1. ^ I'Anson states in the same journal that William de Thweng, her cousin, was most likely the father of Lucia de Thweng's son, who became William de Latimer, later Baron latimer of Danby.[24]
  2. ^ Lucia de Lumley was born Lucia de Thweng and was the cousin of the first Lucia de Thweng, with both of them owning Kilton castle, but at different times.
  3. ^ The old name for a castle without a Keep was written as enceintric.[41]
  4. ^ Young suggests that there was a Keep on the eastern side of the castle, but he is the only source known to do so.[43]


  1. ^ Graves 1808, p. 370.
  2. ^ "Kilton | Domesday Book". Retrieved 22 December 2019.
  3. ^ "OL26" (Map). North York Moors - Western area. 1:25,000. Explorer. Ordnance Survey. 2016. ISBN 9780319242650.
  4. ^ Creighton, O H (May 2008). "Early castles and rural settlement patterns: insights from Yorkshire and the East Midlands" (PDF). p. 30. Retrieved 22 December 2019.
  5. ^ Historic England. "Kilton Castle (29029)". PastScape. Retrieved 8 October 2019.
  6. ^ "Genuki: BROTTON: Geographical and Historical information from the year 1890., Yorkshire (North Riding)". Retrieved 21 April 2019.
  7. ^ Ord 1846, p. 270.
  8. ^ "Skinningrove Conservation Area Appraisal" (PDF). 2011. p. 11. Retrieved 21 December 2019.
  9. ^ I'Anson 1913, p. 55.
  10. ^ "Kilton Castle". Retrieved 20 December 2019.
  11. ^ I'Anson 1913, pp. 55–56.
  12. ^ Ord 1846, p. 271.
  13. ^ "The wapentake of Langbaurgh (east): Brotton | British History Online". Retrieved 8 October 2019.
  14. ^ I'Anson 1913, pp. 70–75.
  15. ^ "Thwenge of Kilton". Retrieved 20 December 2019.
  16. ^ I'Anson 1913, p. 74.
  17. ^ Farrer, William, ed. (2013). Early Yorkshire Charters : Being a Collection of Documents Anterior to the Thirteenth Century Made from the Public Records, Monastic Chartularies, Roger Dodsworth's Manuscripts and Other Available Sources. Volume 2. Cambridge: Cambridge University Press. pp. 68–69. ISBN 978-1-108-05824-7.
  18. ^ Vincent, Nicholas. "Thwing [Thweng], Sir Robert of [alias William Wither]". Oxford Dictionary of National Biography (online ed.). Oxford University Press. doi:10.1093/ref:odnb/27418. (Subscription or UK public library membership required.)
  19. ^ I'Anson 1913, p. 85.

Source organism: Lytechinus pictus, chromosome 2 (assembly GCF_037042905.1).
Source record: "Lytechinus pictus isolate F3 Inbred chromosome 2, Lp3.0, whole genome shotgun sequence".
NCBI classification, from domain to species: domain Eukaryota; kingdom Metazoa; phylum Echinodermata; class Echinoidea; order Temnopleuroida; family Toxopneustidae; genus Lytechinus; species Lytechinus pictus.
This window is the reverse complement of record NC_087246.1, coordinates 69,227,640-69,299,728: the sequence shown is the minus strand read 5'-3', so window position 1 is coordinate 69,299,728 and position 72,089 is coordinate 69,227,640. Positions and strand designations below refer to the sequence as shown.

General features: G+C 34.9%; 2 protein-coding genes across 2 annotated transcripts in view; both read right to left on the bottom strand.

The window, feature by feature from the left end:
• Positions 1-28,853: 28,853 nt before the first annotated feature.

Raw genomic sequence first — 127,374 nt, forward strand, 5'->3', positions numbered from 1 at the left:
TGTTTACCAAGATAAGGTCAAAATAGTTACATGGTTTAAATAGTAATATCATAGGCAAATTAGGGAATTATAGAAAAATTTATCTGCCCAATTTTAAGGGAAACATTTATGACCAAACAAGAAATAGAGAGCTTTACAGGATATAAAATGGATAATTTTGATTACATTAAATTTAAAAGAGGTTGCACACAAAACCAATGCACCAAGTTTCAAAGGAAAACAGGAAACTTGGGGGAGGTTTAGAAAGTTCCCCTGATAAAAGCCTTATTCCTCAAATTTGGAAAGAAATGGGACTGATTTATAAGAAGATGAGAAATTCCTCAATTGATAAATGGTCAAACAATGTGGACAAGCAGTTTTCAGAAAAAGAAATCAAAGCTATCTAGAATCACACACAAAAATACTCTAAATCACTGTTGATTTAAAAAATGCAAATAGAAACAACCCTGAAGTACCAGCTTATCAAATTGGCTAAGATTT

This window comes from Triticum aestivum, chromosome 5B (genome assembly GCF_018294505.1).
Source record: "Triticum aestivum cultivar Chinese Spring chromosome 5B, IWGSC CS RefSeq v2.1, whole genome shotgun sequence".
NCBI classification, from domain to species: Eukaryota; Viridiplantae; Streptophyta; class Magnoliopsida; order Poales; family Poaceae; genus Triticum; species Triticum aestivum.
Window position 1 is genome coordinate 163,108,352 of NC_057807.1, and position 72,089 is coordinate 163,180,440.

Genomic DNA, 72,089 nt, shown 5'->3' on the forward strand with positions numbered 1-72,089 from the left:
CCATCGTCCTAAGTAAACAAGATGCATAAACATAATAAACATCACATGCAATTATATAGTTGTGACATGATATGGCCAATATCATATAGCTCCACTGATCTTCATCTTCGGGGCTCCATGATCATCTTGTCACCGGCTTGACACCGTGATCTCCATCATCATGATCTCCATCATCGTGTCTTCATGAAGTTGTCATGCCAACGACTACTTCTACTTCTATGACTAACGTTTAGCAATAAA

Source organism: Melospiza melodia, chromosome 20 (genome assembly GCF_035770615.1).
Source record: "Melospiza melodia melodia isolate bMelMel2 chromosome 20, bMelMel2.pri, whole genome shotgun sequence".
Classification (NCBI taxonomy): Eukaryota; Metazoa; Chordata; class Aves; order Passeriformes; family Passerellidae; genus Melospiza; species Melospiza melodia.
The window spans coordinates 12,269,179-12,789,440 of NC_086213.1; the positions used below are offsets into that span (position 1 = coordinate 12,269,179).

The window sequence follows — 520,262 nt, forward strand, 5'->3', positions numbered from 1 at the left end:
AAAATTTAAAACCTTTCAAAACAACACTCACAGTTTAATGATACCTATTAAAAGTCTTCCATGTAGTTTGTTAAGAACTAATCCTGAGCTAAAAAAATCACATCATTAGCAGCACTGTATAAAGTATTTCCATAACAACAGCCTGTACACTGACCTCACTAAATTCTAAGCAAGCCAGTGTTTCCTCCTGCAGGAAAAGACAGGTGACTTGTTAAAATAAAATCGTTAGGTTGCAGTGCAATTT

20. ^ Wells-Furby 2019, pp. 21–32.
  21. ^ Ord 1846, p. 268.
  22. ^ Wilkinson, George (27 October 2007). "Liverton Mines in Cleveland". York Press. Retrieved 21 December 2019.
  23. ^ a b I'Anson 1913, p. 86.
  24. ^ I'Anson 1913, p. 91.
  25. ^ a b I'Anson 1913, p. 88.
  26. ^ Graves 1808, p. 367.
  27. ^ Wells-Furby 2019, pp. 187–195.
  28. ^ "Historic Brotton pub reopens after three years". Gazette Live. 6 January 2011. Retrieved 21 December 2019.
  29. ^ I'Anson 1913, p. 90.
  30. ^ I'Anson 1913, p. 94.
  31. ^ I'Anson 1913, p. 96.
  32. ^ W A J, Archbold. "LUMLEY, JOHN, fifth (or sixth) BARON LUMLEY". Oxford Dictionary of National Biography (online ed.). Oxford University Press. doi:10.1093/ref:odnb/17178. (Subscription or UK public library membership required.)
  33. ^ a b I'Anson 1913, p. 99.
  34. ^ a b Historic England. "Kilton Castle: tower keep castle 130m east of Castle Cottages (1018946)". National Heritage List for England. Retrieved 20 December 2019.
  35. ^ Graves 1808, p. 390.
  36. ^ "Kilton Castle". Retrieved 20 December 2019.
  37. ^ "Teesside Trivia". 8 April 2015. Retrieved 20 December 2019.
  38. ^ Historic England. "Remains of Kilton Castle  (Grade I) (1136489)". National Heritage List for England. Retrieved 5 October 2019.
  39. ^ I'Anson 1913, p. 125.
  40. ^ Pevsner, Nikolaus (2002). Yorkshire, the North Riding. London: Yale University Press. p. 208. ISBN 0-300-09665-8.
  41. ^ I'Anson 1913, p. 67.
  42. ^ Speight, Sarah. "Family, faith and fortification: Yorkshire 1066-1250" (PDF). p. 251. Retrieved 22 December 2019.
  43. ^ Young 1817, pp. 729–730.
  44. ^ Graves 1808, p. 372.
  45. ^ I'Anson 1913, p. 102.
  46. ^ I'Anson 1913, pp. 102–103.
  47. ^ I'Anson 1913, p. 109.
  48. ^ I'Anson 1913, p. 68.


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This page was last edited on 14 June 2020, at 09:47